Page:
New Point of Inquiry With Naomi Oreskes, Co-Author of Merchants of Doubt

By Chris Mooney | June 4, 2010 12:37 pm

Merchants-of-DoubtThe latest episode of Point of Inquiry has just gone up. My guest this week is Naomi Oreskes, science historian and author (with Eric Conway) of the new book Merchants of Doubt: How a Handful of Scientists Obscured the Truth on Issues from Tobacco Smoke to Global Warming.

You can stream the eposide here, and download/subscribe here. Here’s part of the write up:

Through extensive archival research, Oreskes and Conway have managed to connect the dots between a large number of seemingly separate anti-science campaigns that have unfolded over the years. It all began with Big Tobacco, and the famous internal memo declaring, “Doubt is our Product.”

Then came the attacks on the science of acid rain and ozone depletion, and the flimsy defenses of Ronald Reagan’s “Star Wars” program. And the same strategies have continued up to the present, with the battle over climate change.

Throughout this saga, several key scientific actors appear repeatedly—leaping across issues, fighting against the facts again and again. Now, Oreskes and Conway have given us a new and unprecedented glimpse behind the anti-science curtain.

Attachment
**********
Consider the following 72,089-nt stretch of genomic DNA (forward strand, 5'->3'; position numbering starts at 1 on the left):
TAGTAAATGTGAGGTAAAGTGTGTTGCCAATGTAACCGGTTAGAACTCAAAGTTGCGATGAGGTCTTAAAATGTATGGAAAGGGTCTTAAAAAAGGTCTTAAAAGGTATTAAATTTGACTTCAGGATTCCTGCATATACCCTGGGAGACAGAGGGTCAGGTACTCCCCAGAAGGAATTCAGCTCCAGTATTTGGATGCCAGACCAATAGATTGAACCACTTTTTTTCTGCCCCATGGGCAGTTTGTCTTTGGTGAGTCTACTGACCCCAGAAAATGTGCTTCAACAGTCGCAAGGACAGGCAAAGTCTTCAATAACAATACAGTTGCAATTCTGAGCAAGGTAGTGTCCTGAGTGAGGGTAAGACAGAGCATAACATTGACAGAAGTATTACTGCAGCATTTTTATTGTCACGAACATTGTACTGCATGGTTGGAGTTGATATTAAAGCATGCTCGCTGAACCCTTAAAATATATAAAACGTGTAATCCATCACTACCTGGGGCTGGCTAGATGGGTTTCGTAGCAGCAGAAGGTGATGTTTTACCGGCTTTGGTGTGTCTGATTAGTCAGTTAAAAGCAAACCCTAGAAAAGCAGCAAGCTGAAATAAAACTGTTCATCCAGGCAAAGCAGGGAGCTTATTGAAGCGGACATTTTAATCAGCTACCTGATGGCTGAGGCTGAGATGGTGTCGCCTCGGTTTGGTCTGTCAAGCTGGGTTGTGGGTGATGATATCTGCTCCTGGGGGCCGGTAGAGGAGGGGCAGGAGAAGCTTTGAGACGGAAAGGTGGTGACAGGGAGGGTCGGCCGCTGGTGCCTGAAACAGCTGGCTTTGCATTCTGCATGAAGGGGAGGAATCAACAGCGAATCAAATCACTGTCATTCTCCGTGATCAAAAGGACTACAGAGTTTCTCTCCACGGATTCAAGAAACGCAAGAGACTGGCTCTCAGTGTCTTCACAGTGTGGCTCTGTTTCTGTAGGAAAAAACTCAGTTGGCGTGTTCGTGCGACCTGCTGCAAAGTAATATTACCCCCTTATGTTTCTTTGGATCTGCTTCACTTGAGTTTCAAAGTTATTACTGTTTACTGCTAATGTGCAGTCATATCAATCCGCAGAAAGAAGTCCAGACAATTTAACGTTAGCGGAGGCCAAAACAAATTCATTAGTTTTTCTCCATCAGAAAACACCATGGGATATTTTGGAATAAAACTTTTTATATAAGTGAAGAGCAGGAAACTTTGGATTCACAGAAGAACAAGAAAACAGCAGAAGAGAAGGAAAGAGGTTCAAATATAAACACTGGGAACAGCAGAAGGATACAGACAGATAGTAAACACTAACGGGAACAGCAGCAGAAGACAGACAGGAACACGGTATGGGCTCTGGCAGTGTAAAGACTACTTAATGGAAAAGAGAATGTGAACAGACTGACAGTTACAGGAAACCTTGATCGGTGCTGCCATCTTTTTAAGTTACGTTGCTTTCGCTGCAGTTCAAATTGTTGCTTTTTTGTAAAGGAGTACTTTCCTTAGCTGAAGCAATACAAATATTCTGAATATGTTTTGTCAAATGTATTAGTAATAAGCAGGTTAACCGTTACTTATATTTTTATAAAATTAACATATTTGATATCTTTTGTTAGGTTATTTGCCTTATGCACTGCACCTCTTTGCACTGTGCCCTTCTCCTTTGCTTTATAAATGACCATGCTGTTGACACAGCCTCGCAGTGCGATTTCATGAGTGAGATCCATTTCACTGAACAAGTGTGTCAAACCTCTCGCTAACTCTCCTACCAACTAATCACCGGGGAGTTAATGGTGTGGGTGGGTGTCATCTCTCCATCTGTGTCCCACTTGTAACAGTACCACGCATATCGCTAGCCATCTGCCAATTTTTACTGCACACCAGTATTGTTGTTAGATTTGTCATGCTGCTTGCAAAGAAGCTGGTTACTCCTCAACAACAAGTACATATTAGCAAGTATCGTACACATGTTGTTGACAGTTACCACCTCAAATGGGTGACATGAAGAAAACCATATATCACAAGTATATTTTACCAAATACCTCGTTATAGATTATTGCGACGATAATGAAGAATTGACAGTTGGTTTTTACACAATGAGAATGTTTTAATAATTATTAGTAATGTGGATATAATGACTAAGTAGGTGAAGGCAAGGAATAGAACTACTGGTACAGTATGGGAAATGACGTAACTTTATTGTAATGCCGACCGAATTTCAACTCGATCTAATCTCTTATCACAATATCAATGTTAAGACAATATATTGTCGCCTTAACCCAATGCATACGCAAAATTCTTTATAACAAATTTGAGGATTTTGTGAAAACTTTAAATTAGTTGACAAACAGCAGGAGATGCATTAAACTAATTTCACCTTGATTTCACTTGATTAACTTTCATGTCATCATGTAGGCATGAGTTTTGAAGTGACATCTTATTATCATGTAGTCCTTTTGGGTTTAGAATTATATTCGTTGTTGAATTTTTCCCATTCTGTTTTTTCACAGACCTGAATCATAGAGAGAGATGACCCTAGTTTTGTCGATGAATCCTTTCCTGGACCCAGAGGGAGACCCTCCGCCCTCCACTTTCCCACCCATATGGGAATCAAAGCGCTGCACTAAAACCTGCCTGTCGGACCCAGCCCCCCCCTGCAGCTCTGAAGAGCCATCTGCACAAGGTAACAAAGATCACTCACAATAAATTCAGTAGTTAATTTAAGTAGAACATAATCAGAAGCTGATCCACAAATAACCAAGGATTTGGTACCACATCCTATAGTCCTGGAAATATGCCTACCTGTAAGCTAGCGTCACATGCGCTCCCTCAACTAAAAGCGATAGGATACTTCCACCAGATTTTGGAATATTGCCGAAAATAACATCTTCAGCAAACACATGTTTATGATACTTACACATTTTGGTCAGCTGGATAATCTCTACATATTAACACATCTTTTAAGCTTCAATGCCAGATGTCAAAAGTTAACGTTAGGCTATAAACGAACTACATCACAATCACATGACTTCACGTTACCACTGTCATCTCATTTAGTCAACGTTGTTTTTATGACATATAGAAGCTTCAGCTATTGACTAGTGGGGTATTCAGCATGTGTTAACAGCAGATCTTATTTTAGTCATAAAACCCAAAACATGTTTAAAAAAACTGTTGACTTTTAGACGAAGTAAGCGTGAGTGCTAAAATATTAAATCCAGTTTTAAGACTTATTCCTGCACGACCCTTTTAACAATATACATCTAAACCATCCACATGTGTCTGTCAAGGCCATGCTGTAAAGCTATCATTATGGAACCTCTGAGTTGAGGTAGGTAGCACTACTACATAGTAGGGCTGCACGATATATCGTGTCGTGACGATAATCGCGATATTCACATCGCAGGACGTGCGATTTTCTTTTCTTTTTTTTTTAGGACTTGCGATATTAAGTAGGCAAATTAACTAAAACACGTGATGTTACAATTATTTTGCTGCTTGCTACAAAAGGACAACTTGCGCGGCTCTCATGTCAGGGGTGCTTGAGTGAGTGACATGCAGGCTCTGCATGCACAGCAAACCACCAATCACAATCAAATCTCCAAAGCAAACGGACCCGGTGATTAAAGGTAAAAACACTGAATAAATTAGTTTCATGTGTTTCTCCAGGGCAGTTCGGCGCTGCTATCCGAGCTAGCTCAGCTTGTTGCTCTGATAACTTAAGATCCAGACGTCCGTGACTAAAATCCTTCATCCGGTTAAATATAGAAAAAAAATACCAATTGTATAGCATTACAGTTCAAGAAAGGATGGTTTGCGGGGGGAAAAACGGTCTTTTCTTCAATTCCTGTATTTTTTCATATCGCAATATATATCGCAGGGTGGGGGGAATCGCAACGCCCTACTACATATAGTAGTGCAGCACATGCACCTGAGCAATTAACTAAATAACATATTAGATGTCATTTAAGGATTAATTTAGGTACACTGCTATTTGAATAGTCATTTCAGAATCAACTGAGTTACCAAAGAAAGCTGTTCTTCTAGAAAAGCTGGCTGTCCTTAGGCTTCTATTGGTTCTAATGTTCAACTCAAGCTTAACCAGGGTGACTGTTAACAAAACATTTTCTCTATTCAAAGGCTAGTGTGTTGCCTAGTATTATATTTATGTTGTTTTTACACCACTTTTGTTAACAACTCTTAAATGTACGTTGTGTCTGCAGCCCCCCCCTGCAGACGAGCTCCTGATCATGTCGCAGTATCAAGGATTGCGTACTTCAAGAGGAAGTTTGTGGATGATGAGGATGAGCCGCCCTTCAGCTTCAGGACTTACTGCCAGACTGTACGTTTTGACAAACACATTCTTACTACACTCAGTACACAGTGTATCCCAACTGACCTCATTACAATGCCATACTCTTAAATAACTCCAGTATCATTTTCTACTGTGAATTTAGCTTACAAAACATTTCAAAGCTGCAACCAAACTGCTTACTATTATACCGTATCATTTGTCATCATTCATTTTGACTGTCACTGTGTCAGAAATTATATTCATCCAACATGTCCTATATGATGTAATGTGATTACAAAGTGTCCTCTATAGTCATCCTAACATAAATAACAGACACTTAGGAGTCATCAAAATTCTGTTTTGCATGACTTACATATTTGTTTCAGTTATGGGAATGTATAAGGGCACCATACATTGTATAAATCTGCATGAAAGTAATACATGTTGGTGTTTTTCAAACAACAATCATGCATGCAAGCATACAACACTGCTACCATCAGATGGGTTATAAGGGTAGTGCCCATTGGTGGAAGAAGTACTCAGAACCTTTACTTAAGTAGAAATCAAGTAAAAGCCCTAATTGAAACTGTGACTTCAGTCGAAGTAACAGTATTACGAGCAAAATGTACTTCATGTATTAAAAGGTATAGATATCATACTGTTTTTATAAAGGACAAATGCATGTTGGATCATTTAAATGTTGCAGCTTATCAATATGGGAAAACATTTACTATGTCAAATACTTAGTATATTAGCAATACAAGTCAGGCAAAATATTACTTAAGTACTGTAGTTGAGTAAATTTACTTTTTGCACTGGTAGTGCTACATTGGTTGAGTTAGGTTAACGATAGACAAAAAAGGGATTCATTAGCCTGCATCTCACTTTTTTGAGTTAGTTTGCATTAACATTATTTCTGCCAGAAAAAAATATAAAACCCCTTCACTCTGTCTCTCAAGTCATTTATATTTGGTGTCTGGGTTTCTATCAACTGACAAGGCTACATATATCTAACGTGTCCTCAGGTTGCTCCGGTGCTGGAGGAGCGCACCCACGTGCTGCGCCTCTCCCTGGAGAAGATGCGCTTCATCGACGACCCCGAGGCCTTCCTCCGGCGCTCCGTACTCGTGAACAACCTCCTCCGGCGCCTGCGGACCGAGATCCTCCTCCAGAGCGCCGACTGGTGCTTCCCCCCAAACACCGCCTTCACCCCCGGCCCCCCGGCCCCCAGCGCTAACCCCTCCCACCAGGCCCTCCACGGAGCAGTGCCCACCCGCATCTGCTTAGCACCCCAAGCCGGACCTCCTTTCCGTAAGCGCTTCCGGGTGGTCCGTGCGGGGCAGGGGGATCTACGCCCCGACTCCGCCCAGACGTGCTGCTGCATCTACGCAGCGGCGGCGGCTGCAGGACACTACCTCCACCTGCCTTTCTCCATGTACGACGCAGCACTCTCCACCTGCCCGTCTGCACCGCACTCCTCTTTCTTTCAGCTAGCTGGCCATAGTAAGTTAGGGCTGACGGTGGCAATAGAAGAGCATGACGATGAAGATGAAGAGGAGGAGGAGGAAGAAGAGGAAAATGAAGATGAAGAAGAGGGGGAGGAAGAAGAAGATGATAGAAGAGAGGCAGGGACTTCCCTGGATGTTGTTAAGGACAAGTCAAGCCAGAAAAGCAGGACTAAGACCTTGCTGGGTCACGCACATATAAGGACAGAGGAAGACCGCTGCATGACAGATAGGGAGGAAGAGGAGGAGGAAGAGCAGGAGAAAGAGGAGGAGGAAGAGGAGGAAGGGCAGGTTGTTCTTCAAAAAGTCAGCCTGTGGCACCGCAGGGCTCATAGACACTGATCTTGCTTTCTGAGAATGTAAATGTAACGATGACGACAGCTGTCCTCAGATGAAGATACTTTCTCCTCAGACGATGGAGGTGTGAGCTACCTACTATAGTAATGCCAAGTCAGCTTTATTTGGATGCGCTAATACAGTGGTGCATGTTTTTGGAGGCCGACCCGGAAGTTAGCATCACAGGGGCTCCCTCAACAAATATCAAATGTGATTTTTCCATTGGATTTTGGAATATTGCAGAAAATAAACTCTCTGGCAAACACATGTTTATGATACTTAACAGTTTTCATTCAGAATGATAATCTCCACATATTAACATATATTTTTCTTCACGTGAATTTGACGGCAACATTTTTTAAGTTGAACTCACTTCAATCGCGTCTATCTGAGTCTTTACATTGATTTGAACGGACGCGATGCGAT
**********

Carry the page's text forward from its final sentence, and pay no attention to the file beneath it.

Once again, you can stream the eposide here, download/subscribe here–and order Merchants of Doubt here.

Comments (2)

  1. Sean McCorkle

    Good show! I wasn’t aware of Oreskes/Conway’s work at all. A fascinating story.

  2. Brian Too

    Oops, lost my first posting.

    As I was trying to say, if the Marshall Institute is repeatedly arguing against the facts, how has it retained enough standing to keep doing it? They should have taken a pretty serious reputational hit one would think.

    Is it because they act through proxies? I don’t think I’ve ever heard of them before and that would explain the low profile. There have long been stories of mysterious (and even not so mysterious) sources of funding for the cultivated expert witnesses that Oreskes talks about.

    Or is it their nuanced argument? “We never said (tobacco/acid rain/whatever) harm wasn’t real, we said it wasn’t proven.”

    And yet over that span of years, one would expect some of the mud to stick to them anyways.

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About Chris Mooney

Chris is a science and political journalist and commentator and the author of three books, including the New York Times bestselling The Republican War on Science--dubbed "a landmark in contemporary political reporting" by Salon.com and a "well-researched, closely argued and amply referenced indictment of the right wing's assault on science and scientists" by Scientific American--Storm World, and Unscientific America: How Scientific Illiteracy Threatens Our Future, co-authored by Sheril Kirshenbaum. They also write "The Intersection" blog together for Discover blogs. For a longer bio and contact information, see here.

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